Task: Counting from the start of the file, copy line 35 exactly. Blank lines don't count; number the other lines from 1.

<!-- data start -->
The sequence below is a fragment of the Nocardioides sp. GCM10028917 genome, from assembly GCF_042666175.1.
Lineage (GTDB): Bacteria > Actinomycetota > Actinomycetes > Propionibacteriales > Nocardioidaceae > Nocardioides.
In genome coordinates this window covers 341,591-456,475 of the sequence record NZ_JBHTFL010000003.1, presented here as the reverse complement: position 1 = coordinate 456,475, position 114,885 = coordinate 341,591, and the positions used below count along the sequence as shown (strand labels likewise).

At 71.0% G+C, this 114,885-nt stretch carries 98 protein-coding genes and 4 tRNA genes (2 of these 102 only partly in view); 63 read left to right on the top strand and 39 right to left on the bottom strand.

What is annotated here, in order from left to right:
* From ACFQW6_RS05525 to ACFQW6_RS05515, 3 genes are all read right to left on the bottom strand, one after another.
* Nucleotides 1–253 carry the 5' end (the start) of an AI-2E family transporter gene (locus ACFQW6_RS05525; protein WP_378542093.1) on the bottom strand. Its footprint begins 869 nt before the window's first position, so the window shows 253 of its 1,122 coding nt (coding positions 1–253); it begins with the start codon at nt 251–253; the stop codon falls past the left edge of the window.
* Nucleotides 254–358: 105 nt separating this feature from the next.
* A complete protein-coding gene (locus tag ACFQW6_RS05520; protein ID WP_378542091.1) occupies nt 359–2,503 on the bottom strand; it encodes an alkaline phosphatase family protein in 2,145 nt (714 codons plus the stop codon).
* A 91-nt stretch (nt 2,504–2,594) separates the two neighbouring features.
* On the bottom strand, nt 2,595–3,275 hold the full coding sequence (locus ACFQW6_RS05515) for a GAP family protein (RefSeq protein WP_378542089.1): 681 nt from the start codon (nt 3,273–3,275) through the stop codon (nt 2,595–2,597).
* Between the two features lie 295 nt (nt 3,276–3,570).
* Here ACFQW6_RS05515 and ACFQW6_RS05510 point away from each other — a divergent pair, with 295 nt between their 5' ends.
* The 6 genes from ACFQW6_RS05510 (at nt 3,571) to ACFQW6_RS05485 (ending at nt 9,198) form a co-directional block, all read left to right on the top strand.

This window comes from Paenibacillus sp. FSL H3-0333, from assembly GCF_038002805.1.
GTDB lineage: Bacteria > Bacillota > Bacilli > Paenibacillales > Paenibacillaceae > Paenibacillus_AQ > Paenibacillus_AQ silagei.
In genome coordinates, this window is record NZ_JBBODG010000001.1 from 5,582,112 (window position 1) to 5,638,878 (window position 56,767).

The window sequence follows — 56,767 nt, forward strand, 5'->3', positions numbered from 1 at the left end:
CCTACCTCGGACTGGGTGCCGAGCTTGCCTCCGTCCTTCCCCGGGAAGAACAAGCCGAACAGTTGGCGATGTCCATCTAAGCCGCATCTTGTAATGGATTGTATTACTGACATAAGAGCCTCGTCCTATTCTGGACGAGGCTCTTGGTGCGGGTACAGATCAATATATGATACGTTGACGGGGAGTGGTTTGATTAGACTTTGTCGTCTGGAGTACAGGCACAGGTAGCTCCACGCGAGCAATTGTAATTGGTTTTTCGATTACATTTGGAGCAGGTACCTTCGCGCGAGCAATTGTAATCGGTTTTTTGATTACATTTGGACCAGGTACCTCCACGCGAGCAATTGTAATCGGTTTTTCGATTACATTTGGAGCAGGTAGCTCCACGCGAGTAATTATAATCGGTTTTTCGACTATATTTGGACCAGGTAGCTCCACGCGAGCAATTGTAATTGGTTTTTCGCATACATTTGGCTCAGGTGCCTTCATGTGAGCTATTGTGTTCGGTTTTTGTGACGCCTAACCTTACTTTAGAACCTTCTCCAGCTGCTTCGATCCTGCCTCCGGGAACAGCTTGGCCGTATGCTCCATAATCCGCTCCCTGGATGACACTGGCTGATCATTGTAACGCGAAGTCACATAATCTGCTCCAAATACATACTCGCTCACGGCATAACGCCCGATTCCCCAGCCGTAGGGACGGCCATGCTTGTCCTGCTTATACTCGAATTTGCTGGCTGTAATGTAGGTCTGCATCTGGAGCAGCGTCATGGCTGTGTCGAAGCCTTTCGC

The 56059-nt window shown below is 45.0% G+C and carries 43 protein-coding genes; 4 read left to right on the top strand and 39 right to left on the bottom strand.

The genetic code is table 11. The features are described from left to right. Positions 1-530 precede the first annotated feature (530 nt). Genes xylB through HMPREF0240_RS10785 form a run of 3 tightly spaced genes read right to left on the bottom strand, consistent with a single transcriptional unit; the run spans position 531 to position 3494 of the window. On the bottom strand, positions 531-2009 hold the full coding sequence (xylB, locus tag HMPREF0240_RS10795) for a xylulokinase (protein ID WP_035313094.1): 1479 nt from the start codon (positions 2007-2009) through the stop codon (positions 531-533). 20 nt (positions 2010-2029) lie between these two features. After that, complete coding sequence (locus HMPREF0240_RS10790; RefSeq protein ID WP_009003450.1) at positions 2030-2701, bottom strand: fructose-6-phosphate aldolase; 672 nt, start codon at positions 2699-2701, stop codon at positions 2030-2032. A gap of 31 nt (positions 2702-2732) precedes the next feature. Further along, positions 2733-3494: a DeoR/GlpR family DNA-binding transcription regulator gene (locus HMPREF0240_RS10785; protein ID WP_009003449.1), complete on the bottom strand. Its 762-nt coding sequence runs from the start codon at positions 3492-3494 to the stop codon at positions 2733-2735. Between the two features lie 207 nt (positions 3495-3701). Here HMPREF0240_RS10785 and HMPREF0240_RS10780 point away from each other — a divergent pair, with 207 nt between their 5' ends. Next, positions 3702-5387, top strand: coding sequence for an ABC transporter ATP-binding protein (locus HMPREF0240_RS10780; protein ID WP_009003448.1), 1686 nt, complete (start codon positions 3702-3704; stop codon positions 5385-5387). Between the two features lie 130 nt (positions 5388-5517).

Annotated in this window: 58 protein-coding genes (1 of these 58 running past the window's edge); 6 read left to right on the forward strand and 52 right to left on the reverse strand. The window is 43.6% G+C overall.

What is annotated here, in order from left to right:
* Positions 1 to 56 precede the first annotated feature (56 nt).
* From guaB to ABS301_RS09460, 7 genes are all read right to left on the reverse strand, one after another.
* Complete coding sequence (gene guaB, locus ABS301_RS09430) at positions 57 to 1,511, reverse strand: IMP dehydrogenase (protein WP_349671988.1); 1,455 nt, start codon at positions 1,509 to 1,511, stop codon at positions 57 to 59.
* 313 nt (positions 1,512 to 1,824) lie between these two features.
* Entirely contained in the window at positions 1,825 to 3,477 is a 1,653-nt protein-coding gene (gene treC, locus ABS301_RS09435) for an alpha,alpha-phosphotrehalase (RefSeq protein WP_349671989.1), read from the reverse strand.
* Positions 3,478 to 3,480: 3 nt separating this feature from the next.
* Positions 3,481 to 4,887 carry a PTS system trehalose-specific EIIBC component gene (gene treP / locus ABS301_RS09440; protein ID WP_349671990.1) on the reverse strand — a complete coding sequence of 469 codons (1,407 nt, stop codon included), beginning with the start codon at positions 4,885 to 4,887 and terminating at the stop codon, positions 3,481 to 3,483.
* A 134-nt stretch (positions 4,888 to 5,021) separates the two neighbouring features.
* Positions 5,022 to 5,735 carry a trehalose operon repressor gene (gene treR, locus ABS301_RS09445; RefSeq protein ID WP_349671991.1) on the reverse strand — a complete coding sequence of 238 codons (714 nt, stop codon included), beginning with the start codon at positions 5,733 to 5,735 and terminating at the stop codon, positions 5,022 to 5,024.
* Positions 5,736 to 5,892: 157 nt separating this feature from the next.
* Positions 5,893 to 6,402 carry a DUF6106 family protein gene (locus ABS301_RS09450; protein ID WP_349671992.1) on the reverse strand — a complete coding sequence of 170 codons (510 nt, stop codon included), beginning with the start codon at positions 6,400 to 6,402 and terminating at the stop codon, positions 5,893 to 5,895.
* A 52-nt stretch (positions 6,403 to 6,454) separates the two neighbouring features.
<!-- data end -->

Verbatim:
* A 52-nt stretch (positions 6,403 to 6,454) separates the two neighbouring features.